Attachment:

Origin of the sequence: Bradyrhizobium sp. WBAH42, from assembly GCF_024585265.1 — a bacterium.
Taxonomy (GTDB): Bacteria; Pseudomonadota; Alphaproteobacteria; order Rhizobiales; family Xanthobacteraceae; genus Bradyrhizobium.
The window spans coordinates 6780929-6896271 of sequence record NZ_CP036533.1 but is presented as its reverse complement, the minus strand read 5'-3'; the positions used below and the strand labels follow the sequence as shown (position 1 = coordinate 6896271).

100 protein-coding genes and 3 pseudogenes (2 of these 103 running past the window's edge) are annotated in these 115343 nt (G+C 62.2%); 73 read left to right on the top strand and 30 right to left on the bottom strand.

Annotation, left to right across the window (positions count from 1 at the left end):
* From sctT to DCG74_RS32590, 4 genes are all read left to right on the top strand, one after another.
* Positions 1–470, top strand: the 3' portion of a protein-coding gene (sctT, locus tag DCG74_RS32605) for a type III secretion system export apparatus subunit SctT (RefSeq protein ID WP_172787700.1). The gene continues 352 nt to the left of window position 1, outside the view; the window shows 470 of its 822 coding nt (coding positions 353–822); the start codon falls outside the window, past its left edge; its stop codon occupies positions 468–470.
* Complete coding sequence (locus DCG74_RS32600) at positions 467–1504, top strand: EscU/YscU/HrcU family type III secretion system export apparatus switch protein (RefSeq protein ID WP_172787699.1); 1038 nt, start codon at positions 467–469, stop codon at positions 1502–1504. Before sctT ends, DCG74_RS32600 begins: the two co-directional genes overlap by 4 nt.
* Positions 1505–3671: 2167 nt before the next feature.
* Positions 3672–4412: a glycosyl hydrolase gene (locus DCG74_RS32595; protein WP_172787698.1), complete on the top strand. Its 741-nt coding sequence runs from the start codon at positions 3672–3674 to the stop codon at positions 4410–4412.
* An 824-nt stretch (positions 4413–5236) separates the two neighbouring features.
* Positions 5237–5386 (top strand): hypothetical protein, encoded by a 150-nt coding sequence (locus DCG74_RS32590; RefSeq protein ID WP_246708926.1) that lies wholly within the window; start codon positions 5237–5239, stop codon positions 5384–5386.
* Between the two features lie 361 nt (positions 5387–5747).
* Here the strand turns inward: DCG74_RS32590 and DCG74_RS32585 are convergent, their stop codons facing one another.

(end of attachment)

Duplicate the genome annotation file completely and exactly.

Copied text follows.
Origin of the sequence: Bradyrhizobium sp. WBAH42, from assembly GCF_024585265.1 — a bacterium.
Taxonomy (GTDB): Bacteria; Pseudomonadota; Alphaproteobacteria; order Rhizobiales; family Xanthobacteraceae; genus Bradyrhizobium.
The window spans coordinates 6780929-6896271 of sequence record NZ_CP036533.1 but is presented as its reverse complement, the minus strand read 5'-3'; the positions used below and the strand labels follow the sequence as shown (position 1 = coordinate 6896271).

100 protein-coding genes and 3 pseudogenes (2 of these 103 running past the window's edge) are annotated in these 115343 nt (G+C 62.2%); 73 read left to right on the top strand and 30 right to left on the bottom strand.

Annotation, left to right across the window (positions count from 1 at the left end):
* From sctT to DCG74_RS32590, 4 genes are all read left to right on the top strand, one after another.
* Positions 1–470, top strand: the 3' portion of a protein-coding gene (sctT, locus tag DCG74_RS32605) for a type III secretion system export apparatus subunit SctT (RefSeq protein ID WP_172787700.1). The gene continues 352 nt to the left of window position 1, outside the view; the window shows 470 of its 822 coding nt (coding positions 353–822); the start codon falls outside the window, past its left edge; its stop codon occupies positions 468–470.
* Complete coding sequence (locus DCG74_RS32600) at positions 467–1504, top strand: EscU/YscU/HrcU family type III secretion system export apparatus switch protein (RefSeq protein ID WP_172787699.1); 1038 nt, start codon at positions 467–469, stop codon at positions 1502–1504. Before sctT ends, DCG74_RS32600 begins: the two co-directional genes overlap by 4 nt.
* Positions 1505–3671: 2167 nt before the next feature.
* Positions 3672–4412: a glycosyl hydrolase gene (locus DCG74_RS32595; protein WP_172787698.1), complete on the top strand. Its 741-nt coding sequence runs from the start codon at positions 3672–3674 to the stop codon at positions 4410–4412.
* An 824-nt stretch (positions 4413–5236) separates the two neighbouring features.
* Positions 5237–5386 (top strand): hypothetical protein, encoded by a 150-nt coding sequence (locus DCG74_RS32590; RefSeq protein ID WP_246708926.1) that lies wholly within the window; start codon positions 5237–5239, stop codon positions 5384–5386.
* Between the two features lie 361 nt (positions 5387–5747).
* Here the strand turns inward: DCG74_RS32590 and DCG74_RS32585 are convergent, their stop codons facing one another.